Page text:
Quiet in San Fran11 May 2008
— Errata Movie Podcast —

I didn't bother to watch John Landis' made-for-HBO documentary about Don Rickles, which (strangely) premiered at the New York Film Festival, but I was curious about the way several news articles and a few reviews seemed delighted to discover that Rickles is actually a gentle soul with a rough exterior. ("What becomes clear in Landis' film is that Rickles is really a softie, a guy who loves humanity and life," said David Wiegand in the San Francisco Chronicle. "The guy they still call Mr. Warmth really is, and that's apparently the worst-kept secret in show business." And Marc Weingarten wrote in the New York Times, "Perhaps the most revealing insight to be gleaned from Mr. Warmth is the fact that for a man that has made a living spewing good-natured venom, Mr. Rickles is remarkably well adjusted.")

These are strange reactions because Rickles' soft side isn't a secret that's been revealed by the film; it's a decades-old part of his act, a part of the carefully crafted image that is Don Rickles. It may be genuine, too — I don't know — but his two personalities helpfully play on the natural appeal of peeking behind a performer's persona. I'm curious about this sort of thing because it's useful not only for making a crude facade more palatable but also for poking holes in an opponent's; witness the recent dust-up over comments made by Barack Obama's pastor, as if they're a window into Obama's secret hatred of America, or, more subtly, a glimpse of the calculating politician within.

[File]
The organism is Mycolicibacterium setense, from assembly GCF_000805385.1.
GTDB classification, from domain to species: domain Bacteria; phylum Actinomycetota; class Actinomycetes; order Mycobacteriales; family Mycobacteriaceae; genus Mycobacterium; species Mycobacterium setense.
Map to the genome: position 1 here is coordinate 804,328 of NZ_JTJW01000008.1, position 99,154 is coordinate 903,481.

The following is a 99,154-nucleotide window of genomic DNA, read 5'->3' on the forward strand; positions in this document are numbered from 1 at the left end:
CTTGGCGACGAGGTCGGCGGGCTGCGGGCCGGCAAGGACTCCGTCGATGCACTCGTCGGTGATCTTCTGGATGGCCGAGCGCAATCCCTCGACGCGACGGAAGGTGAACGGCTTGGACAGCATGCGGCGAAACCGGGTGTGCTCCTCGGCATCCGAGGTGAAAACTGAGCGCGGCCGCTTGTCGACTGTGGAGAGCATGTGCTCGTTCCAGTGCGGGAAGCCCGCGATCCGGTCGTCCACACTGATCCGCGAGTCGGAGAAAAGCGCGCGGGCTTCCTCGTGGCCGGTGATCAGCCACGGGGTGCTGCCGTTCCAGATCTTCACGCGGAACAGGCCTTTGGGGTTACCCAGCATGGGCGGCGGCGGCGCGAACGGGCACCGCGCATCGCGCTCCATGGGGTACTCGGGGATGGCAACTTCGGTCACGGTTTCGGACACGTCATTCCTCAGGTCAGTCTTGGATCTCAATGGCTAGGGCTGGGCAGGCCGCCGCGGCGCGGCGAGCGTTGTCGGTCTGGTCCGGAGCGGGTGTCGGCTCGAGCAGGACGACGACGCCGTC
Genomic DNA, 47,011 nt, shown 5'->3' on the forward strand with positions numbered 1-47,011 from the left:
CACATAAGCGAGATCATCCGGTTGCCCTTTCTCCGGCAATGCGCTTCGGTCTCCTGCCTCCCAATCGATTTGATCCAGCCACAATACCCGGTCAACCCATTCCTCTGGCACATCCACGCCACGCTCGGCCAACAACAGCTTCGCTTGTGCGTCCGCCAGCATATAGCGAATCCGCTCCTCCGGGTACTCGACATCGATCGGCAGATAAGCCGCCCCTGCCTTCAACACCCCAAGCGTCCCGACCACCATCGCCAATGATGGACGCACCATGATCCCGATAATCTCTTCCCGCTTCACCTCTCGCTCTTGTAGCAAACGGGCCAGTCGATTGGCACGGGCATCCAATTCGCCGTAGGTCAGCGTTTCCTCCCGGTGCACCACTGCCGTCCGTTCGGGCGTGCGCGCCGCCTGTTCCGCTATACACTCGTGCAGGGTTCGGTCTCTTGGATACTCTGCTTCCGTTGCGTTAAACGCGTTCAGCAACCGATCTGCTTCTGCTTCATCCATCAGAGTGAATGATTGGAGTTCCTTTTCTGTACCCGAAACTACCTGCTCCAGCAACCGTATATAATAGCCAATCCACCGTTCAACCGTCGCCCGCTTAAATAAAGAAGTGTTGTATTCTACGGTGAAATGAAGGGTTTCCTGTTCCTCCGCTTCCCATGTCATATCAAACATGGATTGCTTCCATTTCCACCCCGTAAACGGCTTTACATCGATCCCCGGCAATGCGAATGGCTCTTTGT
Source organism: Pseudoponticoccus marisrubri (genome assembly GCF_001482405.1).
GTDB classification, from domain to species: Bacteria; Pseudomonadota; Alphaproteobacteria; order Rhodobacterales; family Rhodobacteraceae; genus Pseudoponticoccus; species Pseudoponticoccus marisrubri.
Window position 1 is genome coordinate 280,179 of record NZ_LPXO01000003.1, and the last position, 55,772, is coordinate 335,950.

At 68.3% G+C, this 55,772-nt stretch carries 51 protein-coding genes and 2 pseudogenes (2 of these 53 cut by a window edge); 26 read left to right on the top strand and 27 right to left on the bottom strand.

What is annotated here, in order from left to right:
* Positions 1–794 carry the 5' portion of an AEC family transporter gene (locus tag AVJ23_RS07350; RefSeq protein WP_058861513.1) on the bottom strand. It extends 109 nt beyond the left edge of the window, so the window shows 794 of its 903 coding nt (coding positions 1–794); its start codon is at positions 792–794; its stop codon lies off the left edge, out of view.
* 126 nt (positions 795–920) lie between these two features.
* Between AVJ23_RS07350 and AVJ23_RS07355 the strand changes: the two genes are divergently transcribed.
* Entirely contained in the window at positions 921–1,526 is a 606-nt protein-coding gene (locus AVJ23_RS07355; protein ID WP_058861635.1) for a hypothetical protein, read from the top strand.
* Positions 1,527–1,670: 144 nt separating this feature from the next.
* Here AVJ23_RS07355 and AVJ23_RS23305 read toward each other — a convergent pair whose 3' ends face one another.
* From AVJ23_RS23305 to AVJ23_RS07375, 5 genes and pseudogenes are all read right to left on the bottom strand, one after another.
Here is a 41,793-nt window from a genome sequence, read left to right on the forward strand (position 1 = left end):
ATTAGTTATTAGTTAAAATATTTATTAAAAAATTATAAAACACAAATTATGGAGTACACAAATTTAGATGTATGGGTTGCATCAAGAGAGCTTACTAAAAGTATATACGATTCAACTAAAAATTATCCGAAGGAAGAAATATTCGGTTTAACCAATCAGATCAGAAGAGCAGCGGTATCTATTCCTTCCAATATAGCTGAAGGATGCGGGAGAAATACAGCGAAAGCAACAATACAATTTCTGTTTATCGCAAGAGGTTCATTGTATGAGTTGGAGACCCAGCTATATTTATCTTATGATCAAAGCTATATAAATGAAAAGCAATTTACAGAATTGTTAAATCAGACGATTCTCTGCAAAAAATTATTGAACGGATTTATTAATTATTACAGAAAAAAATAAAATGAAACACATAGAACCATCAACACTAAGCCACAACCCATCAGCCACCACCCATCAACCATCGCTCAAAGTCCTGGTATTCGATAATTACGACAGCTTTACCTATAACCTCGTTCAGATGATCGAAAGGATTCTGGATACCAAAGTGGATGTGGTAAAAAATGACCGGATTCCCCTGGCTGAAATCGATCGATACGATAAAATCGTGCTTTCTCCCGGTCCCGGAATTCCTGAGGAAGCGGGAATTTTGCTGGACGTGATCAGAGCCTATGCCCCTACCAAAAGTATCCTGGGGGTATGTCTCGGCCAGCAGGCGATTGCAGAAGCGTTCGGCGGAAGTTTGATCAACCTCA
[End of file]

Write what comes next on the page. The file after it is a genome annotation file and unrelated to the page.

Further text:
My favorite piece of commentary on Rickles is also a commentary on Johnny Carson's Tonight Show, and it's a great example of satire, mostly because I'm not entirely sure how it works.

Before they were better known as Spinal Tap (or Lenny & Squiggy), Harry Shearer, Michael McKean, David Lander, and Richard Beebe performed original comedy skits on a Pasadena radio station as The Credibility Gap. "Where's Johnny" is their 1973 audio recreation of the Tonight Show, a parody so precise that it's hard to locate the edge of the knife, even as it begins to turn. Maybe it's in the unusually frank subject matter, but I think it's actually in the compression. When you boil an entire show down to just 14 minutes, the innuendo, chauvinism, homophobia, and Rickles' odd duality bubble to the top.

You can hear "Where's Johnny" free via Rhapsody (requires a quick install). Famed rock critic Robert Christgau called it "the ultimate exposé of a subject you thought didn't need it."

(And while you're at it, here is the group's authorized, rock-n-roll variation of "Who's On First," which requires Real Player. It's a hoot. Via

Posted by davis | Link
Reader Comments
March 19, 2008, 10:12 AM

That's a great line: "a parody so precise that it's hard to locate the edge of the knife, even as it begins to turn."

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